I feel it, too. Of course I do. Some guys try to deny it. Try to pretend that every game is the same. I wish I could do that, but I can’t. I try to find the groove. I try to keep things familiar, but the tension is real. The pressure is real. It’s the World Series.
I’ll miss Dad in the regular season. I know I will. But I wish he was here right now. I wish Mom and Kristen were, too. But I have Brian, at least. I can listen to him. I can see that he feels like I do. Even behind the mask.
I get lost in this. The people who are missing. The people who are here. I follow directions, but I don’t pay attention to anything else. I know the at-bat with Martin starts to stretch and I come to when the count is full. I miss and I walk him and for some reason, this brings a wave of sadness over me and it is all I can do not to start crying on the mound. Dad wouldn’t care. He knows that walks happen. I’ve had it together since the first, mostly. But what if I don’t now?
But I am so sad. Brian sees that something is wrong. He calls time and comes out.
“What’s up, man?”
“I don’t know.”
“Hey, it’s fine. We’ll get out of it.”
“I know. I know. It’s just –” I can hardly hold the tears back and I have to stop talking. I don’t even know what I’m thinking about that’s making this happen, but it’s happening.
“This sucks. You know?” Brian says.
I look up at him and his face is dead serious.
“Your dad should be out there somewhere. The way it happened. It’s enough to make you doubt everything.”
I do not know why he has chosen this moment to have this conversation. On the mound doesn’t seem the right place. But it’s perfect, too. So much of our friendship has happened on the field. He reaches out and puts his gloved left hand on my shoulder.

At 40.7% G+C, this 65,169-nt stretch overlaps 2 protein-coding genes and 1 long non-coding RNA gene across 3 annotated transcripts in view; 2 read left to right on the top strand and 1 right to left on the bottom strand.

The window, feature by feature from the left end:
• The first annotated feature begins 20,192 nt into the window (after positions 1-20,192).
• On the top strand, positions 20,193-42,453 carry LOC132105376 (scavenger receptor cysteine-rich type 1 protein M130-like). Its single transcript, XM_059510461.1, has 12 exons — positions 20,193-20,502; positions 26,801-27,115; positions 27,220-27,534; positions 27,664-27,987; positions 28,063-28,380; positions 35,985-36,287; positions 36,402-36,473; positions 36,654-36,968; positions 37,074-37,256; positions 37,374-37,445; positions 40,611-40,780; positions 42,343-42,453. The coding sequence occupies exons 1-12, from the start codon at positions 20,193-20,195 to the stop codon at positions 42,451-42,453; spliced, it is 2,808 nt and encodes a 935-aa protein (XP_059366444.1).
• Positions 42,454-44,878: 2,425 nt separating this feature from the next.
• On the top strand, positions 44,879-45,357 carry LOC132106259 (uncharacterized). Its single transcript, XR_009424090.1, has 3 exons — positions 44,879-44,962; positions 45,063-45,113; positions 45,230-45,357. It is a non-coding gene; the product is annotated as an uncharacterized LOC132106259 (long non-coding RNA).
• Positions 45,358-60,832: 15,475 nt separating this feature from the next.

“It doesn’t matter now, you know. You’ve done enough. No one would blame you losing it right now. Whatever else you do is nothing.”
“I’m not ready to come out yet.” I’m starting to get hold of myself again.
“No. I know. Come on, then. Two more.”
He turns around and trots back to the plate. I throw a pitch. Apolinar pops it up. It wasn’t a good pitch, but he missed and Alex camps under it. Two on with two outs is a lot different than two on with one out. I feel like there should be some kind of life metaphor in that, but I can’t think of one. And here is Takeda.
With two outs and the crowd relaxing, something about what Brian said starts to sink in. I know that it doesn’t matter. I have pitched almost six innings in a World Series game four days after my dad died. I have done my duty. I have had moments of uncertainty, but I have done well. Everyone will praise me. If I strike out Takeda, they will cheer loudly and I will tip my cap and they will scream and the press interviews will be reverent. If he hits a home run and we lose the lead, the stadium will be mournful, but they will still applaud me when Jerry comes out to get me. I will not tip my cap, but I may touch the bill as I near the dugout. I will have been one pitch away from a good start four days after my dad died and no one will say anything bad. They will be amazed that I was able to come so close because anyone who has thought about it knows. They know that such a loss at such a moment is unthinkable. They know that it is wrong that I have been deprived of my grief. That I have been forced to grieve here in front of them all. There is nothing I can do to hurt myself right now. It is only a matter of how much I want. I want more.